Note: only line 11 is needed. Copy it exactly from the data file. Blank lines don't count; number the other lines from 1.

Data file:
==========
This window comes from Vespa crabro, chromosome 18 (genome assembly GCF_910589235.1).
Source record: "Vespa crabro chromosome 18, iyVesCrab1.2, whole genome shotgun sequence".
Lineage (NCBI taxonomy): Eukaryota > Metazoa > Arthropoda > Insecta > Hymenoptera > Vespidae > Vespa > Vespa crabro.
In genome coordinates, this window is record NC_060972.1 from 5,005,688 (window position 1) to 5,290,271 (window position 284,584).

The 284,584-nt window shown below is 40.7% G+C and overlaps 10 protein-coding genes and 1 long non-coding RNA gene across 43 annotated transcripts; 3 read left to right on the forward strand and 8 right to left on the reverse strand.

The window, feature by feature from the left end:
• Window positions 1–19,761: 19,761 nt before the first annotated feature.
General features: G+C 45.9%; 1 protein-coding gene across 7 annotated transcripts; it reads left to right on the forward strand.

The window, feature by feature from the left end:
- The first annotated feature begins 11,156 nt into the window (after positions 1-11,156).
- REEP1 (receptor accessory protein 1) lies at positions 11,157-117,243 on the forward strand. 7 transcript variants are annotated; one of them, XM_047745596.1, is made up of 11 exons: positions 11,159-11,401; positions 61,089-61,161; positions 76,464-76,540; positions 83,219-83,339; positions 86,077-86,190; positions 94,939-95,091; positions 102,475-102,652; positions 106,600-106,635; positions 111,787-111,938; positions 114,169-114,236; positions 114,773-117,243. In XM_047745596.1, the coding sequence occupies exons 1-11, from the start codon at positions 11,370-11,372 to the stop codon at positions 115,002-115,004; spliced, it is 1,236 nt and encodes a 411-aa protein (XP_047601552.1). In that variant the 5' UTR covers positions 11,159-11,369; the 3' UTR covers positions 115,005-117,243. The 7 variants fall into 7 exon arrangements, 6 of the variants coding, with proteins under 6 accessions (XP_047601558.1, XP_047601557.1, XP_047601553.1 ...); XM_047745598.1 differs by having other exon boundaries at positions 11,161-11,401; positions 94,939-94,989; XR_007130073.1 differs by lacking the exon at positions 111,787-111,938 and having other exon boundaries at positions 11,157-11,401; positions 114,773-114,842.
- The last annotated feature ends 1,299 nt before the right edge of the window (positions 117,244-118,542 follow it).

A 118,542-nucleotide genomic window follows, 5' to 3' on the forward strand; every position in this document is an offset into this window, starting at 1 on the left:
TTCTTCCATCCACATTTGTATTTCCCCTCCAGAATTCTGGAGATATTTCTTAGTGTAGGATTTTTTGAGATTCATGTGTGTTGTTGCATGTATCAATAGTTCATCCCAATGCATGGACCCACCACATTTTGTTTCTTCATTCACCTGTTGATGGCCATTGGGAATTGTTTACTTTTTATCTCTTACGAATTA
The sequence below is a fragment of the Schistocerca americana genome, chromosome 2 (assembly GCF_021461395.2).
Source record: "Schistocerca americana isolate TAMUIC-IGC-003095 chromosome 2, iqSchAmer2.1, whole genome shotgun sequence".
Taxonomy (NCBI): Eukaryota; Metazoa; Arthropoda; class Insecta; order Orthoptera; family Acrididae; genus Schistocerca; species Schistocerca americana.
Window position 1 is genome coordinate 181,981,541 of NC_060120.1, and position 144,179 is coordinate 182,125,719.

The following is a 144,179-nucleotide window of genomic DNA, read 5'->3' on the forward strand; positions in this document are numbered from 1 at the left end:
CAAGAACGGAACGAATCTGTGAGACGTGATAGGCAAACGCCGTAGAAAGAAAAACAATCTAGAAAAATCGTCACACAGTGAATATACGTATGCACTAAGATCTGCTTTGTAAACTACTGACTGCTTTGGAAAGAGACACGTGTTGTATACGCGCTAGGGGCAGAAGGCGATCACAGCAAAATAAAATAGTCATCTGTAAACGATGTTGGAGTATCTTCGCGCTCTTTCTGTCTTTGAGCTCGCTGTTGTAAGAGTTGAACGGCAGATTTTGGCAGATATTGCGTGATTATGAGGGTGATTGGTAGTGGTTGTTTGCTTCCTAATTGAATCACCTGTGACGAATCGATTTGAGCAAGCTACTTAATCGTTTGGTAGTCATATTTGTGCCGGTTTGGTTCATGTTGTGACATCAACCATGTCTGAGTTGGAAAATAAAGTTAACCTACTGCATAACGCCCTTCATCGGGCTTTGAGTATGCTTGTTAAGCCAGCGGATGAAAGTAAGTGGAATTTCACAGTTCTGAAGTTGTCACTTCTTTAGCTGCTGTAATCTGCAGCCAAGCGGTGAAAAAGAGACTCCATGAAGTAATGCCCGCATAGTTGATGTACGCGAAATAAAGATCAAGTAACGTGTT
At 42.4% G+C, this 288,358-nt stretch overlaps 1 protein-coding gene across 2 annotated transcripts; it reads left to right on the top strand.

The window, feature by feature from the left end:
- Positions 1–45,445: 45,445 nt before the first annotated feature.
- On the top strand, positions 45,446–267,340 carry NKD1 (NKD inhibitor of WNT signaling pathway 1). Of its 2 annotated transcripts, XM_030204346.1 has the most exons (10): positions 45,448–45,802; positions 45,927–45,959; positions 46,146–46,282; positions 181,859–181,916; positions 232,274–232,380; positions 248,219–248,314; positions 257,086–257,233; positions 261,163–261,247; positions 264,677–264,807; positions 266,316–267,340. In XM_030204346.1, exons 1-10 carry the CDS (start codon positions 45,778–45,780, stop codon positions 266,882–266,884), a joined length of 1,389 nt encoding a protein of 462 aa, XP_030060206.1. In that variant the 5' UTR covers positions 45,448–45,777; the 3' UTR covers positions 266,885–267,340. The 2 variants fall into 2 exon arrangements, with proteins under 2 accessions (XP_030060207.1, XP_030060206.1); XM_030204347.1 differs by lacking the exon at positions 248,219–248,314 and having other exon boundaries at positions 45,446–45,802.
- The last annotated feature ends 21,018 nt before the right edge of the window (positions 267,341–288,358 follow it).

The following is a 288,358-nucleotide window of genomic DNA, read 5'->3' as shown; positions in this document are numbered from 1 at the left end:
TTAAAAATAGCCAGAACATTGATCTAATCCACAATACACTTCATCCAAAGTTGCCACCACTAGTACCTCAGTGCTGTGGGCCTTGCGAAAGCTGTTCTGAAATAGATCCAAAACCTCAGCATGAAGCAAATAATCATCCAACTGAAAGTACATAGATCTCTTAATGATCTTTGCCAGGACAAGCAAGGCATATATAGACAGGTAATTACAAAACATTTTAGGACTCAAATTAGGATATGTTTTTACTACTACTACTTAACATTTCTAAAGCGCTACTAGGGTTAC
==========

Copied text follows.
- REEP1 (receptor accessory protein 1) lies at positions 11,157-117,243 on the forward strand. 7 transcript variants are annotated; one of them, XM_047745596.1, is made up of 11 exons: positions 11,159-11,401; positions 61,089-61,161; positions 76,464-76,540; positions 83,219-83,339; positions 86,077-86,190; positions 94,939-95,091; positions 102,475-102,652; positions 106,600-106,635; positions 111,787-111,938; positions 114,169-114,236; positions 114,773-117,243. In XM_047745596.1, the coding sequence occupies exons 1-11, from the start codon at positions 11,370-11,372 to the stop codon at positions 115,002-115,004; spliced, it is 1,236 nt and encodes a 411-aa protein (XP_047601552.1). In that variant the 5' UTR covers positions 11,159-11,369; the 3' UTR covers positions 115,005-117,243. The 7 variants fall into 7 exon arrangements, 6 of the variants coding, with proteins under 6 accessions (XP_047601558.1, XP_047601557.1, XP_047601553.1 ...); XM_047745598.1 differs by having other exon boundaries at positions 11,161-11,401; positions 94,939-94,989; XR_007130073.1 differs by lacking the exon at positions 111,787-111,938 and having other exon boundaries at positions 11,157-11,401; positions 114,773-114,842.